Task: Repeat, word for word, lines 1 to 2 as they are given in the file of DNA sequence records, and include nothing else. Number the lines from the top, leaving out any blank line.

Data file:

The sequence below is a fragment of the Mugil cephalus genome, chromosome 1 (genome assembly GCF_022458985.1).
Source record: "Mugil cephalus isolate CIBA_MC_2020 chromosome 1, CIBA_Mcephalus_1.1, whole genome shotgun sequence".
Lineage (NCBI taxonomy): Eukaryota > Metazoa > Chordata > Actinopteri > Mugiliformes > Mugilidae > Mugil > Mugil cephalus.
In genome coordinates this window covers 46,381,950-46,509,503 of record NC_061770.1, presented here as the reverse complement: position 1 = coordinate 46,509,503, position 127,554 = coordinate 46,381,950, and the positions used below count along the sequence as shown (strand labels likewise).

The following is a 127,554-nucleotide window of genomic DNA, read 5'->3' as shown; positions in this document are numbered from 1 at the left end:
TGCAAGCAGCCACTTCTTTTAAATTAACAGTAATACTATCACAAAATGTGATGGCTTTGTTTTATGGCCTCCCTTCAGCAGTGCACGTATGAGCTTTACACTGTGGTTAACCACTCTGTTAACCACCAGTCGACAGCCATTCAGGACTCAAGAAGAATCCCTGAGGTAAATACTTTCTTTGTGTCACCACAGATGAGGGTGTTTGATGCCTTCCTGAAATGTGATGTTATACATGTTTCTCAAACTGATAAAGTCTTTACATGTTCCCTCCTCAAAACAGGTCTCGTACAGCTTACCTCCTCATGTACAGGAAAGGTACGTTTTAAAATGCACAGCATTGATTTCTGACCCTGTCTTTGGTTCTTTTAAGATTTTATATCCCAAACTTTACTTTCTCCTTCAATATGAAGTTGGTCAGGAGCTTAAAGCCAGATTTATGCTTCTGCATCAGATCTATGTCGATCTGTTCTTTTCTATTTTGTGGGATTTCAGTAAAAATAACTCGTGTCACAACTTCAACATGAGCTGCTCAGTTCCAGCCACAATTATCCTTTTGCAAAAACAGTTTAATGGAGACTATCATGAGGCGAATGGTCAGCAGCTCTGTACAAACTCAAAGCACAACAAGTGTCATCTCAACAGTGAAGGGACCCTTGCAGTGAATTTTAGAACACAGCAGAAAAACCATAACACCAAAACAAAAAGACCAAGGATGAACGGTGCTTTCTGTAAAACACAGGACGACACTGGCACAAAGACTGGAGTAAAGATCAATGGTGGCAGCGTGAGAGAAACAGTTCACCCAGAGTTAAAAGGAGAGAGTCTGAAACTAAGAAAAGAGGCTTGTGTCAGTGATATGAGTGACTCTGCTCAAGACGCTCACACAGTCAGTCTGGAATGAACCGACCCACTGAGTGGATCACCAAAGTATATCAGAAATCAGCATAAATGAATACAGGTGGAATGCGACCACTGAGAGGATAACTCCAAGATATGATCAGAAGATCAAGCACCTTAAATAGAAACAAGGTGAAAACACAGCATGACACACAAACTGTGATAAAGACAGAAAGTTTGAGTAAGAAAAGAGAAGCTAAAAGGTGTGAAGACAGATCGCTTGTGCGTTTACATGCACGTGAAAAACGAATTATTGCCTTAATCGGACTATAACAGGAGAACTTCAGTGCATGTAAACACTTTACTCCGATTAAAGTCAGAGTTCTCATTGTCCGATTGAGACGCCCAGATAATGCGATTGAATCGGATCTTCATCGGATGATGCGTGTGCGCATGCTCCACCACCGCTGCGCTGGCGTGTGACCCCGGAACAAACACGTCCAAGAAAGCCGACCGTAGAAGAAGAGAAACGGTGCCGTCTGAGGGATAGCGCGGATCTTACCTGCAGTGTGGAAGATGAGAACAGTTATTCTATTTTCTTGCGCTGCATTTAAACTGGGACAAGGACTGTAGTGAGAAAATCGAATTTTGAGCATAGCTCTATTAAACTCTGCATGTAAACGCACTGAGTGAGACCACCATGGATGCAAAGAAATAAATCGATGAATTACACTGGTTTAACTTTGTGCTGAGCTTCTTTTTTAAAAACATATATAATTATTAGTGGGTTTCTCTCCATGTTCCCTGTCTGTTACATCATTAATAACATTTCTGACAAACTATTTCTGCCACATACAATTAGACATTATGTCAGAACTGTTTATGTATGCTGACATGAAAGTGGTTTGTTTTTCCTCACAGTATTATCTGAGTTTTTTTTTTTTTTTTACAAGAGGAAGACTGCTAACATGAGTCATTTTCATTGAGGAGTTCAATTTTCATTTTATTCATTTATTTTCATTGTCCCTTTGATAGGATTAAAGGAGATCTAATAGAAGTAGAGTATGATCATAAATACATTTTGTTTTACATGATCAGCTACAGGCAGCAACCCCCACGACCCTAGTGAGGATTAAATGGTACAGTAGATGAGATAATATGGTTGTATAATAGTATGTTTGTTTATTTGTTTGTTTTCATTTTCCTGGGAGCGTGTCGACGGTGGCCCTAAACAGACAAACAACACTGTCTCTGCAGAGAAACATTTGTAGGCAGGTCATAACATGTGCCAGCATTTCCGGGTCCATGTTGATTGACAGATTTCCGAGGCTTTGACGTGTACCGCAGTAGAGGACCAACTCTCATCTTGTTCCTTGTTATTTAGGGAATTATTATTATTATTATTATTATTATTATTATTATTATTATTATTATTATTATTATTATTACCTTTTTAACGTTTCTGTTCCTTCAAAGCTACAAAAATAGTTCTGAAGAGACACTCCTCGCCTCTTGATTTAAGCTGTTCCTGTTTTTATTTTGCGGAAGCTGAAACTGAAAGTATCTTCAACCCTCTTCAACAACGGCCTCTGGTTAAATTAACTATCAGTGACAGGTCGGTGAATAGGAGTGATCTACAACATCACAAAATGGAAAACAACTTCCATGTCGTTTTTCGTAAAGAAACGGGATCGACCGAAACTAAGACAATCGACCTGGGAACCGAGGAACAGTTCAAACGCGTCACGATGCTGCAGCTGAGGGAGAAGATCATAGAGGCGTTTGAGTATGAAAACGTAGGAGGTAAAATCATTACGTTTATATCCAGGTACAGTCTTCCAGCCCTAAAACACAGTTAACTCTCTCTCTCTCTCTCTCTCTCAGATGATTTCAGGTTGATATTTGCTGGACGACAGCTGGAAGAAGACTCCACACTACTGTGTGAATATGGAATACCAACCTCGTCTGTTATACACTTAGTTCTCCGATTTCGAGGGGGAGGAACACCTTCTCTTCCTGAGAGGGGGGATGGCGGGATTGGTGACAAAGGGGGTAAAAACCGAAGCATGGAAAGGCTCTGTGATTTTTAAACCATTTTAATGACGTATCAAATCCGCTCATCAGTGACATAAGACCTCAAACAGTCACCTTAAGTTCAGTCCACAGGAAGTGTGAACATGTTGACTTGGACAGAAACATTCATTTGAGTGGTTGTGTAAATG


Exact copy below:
The sequence below is a fragment of the Mugil cephalus genome, chromosome 1 (genome assembly GCF_022458985.1).
Source record: "Mugil cephalus isolate CIBA_MC_2020 chromosome 1, CIBA_Mcephalus_1.1, whole genome shotgun sequence".